Microfluidic emulsification is a simple and rapid method to prepare monodispersed ALG droplets with well-controlled shapes and sizes, and the resulting ALG MB can be produced by crosslinking the droplets with Ca2+ simultaneously or afterwards.12–18 Ideally, MB with a size similar to cells (10–20 microns) are desired for 3D cell/MB co-culture because of their potential to mimic cell–cell interactions as ‘synthetic neighbors’.19 Also, recent study demonstrated that surface curvature can differentially regulates stem cell migration and differentiation as it affects cells attachment morphology and induces nuclear deformation.20 However, generating monodisperse MPs in 10–20 microns range poses specific challenges as it is generally larger than that obtained through typical emulsion-based techniques and smaller than particles fabricated through most mold-based techniques.1 Furthermore, most microfluidic devices encounter difficulties in generating beads or particles in the cell-size range, which is due to the size dependence between the microfluidic channel and the produced droplets. Such small microchannels are not only hard to fabricate but also suffer from clogging issues.21 So far, a few efforts have been devoted to making small alginate MB from microfluidic devices.21–24 In one study, ALG droplets were generated in a regular microfluidic device and collected on an agarose slab, where ALG droplets shrank and were crosslinked by Ca2+ to achieve designed sizes.22 However, the addition of the agarose slab raises the complexity of fabrication process.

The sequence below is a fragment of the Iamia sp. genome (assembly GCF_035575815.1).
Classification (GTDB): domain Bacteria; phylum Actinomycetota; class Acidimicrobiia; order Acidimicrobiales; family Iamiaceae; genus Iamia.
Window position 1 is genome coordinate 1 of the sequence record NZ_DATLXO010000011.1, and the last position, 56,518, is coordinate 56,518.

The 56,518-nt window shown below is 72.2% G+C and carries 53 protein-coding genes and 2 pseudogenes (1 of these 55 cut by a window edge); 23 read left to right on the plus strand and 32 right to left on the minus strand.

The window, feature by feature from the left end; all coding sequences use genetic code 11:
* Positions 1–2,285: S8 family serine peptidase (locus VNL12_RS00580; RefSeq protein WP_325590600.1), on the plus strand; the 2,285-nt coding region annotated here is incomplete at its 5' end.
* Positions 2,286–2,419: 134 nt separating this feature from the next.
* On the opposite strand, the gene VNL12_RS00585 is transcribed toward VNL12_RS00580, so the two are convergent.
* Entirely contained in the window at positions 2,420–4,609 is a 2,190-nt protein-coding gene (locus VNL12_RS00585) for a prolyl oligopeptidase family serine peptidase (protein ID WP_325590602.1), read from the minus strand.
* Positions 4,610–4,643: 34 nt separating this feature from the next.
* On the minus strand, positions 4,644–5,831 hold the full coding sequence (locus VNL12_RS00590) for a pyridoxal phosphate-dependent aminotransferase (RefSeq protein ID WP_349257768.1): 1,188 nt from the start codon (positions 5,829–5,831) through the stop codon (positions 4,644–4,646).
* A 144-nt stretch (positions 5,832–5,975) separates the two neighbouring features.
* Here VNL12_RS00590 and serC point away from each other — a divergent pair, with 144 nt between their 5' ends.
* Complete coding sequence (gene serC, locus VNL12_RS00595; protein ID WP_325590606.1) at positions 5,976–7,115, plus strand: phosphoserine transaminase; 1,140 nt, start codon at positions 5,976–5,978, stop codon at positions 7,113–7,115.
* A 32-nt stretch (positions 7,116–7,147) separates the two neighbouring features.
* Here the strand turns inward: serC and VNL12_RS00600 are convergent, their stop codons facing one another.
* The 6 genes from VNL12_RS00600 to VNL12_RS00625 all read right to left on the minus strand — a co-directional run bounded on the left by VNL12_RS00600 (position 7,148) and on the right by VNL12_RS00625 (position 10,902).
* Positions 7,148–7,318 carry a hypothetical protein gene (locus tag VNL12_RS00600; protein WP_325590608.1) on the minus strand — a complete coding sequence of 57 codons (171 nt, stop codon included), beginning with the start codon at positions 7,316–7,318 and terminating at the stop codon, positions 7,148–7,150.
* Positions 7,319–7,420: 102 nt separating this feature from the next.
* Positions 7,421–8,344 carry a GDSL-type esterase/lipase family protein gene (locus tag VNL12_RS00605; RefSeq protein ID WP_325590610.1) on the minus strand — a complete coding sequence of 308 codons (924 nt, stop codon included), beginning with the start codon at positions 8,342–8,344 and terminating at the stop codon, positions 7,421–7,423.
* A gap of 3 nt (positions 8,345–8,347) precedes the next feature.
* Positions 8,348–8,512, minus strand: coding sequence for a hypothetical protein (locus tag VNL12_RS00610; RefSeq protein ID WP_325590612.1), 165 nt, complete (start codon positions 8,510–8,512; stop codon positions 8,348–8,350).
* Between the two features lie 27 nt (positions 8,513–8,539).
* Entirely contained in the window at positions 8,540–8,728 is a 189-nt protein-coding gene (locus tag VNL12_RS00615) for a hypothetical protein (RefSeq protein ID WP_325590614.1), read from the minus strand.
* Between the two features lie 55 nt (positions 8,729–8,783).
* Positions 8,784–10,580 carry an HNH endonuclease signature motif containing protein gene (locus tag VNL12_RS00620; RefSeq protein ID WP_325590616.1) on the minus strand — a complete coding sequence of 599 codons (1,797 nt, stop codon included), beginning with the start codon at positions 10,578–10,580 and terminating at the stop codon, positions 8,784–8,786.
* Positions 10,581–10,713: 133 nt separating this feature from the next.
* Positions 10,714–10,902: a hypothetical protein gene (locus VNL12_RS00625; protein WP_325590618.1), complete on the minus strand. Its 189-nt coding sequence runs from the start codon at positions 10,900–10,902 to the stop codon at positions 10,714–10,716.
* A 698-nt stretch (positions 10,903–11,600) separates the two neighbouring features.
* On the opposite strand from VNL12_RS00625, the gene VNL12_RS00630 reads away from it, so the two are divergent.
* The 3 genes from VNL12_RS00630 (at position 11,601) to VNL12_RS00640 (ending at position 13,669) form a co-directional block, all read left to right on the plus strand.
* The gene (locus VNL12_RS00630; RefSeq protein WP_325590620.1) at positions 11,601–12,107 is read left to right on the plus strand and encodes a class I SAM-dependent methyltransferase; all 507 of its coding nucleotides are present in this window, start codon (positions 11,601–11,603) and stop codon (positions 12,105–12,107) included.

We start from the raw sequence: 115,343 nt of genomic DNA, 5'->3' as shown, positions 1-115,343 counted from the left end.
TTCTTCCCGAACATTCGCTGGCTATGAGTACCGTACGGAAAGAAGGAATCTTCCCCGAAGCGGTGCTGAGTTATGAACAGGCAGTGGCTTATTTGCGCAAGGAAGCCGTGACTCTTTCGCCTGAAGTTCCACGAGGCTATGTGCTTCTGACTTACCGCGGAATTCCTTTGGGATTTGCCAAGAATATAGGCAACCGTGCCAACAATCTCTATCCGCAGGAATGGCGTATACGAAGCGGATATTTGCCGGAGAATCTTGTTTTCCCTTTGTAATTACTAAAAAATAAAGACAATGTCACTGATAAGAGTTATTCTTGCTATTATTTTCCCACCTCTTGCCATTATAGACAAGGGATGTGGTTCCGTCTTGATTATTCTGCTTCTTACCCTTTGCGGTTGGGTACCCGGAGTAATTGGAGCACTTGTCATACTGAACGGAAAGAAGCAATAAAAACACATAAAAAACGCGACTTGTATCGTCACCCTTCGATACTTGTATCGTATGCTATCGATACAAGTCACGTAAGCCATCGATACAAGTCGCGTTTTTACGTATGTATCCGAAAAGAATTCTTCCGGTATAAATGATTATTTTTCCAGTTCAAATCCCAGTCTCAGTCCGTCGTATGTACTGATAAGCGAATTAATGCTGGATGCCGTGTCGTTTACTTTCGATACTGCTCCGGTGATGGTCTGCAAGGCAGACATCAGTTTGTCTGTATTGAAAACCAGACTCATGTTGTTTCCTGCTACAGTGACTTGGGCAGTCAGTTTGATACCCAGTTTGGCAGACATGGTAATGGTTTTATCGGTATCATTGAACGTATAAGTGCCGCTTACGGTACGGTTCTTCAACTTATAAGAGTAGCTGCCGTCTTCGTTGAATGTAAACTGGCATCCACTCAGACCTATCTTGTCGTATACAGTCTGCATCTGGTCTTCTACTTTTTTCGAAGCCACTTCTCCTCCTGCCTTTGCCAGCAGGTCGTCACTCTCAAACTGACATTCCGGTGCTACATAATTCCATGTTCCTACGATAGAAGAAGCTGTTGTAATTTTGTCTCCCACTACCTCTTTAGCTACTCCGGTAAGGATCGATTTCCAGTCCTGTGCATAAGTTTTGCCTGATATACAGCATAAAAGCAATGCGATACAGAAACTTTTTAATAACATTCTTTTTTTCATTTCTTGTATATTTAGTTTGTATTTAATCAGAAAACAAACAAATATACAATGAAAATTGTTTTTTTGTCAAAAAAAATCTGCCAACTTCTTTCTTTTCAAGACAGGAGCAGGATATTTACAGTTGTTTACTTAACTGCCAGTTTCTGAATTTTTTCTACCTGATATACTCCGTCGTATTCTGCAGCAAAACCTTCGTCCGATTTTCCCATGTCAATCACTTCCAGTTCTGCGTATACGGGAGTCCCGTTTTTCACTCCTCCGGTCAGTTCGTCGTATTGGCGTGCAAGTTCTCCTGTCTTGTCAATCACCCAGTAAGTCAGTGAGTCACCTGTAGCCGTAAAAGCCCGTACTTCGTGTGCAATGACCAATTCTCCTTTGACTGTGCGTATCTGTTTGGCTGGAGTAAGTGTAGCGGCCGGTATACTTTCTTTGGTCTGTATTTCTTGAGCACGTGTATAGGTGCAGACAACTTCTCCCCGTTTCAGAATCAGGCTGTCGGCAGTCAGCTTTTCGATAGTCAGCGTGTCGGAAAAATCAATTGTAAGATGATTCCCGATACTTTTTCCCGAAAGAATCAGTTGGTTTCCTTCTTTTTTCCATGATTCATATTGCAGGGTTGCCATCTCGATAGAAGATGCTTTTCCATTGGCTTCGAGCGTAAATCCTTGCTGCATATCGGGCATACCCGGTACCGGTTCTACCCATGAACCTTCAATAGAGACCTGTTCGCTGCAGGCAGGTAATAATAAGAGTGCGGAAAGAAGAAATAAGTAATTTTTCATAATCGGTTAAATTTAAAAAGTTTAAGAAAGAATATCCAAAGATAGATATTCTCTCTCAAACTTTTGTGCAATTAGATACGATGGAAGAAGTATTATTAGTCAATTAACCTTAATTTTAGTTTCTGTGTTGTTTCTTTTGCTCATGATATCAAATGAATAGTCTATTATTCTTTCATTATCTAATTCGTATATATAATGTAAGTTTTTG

In this work, we developed a simple method to produce cell-size ALG MB through microfluidic emulsification followed by a controlled shrinkage process (Fig. 1a). First, we generated aqueous ALG droplets with a size of 40–110 microns in a microfluidic device using mineral oil with a low concentration of Ca2+ as a continuous phase.13,25,26 Then the generated droplets were collected from the outlet of the microfluidic devices, maintained in the continuous phase and allowed in situ gelation to form ALG MB. During the slow gelation process caused by diffusion of Ca2+ from oil to water phase, a large amount of satellite ALG droplets with sub-micrometer sizes were formed at the water/oil interface. As a result, each ALG droplet was transformed to one shrunken-MB 5–30 microns in size and with numerous submicron-size satellites. After completion of gelation, shrunken-MB was separated through multi-step washing to remove oil and satellites. Furthermore, to test the feasibility of applying the ALG shrunken-MB for cell/MB co-culture, the surface of ALG MB was successfully modified with a variety of nanofilms through a layer-by-layer assembly approach (Fig. 1b). Finally, the nanofilm-modified ALG MB was applied to a 3D culture of GFP-expressing fibroblast cells (NIH-3T3-eGFP) and demonstrated good biocompatibility.

image file: c9ra01443h-f1.tif
Fig. 1 Schematics of microfluidic emulsification of ALG droplets in mineral oil containing Ca2+ (a), followed by droplet shrinkage process and separation of MB from satellites by washing and centrifugation; and (b) layer-by-layer (LbL) assembly of multilayered nanofilm on the surface of separated ALG MB.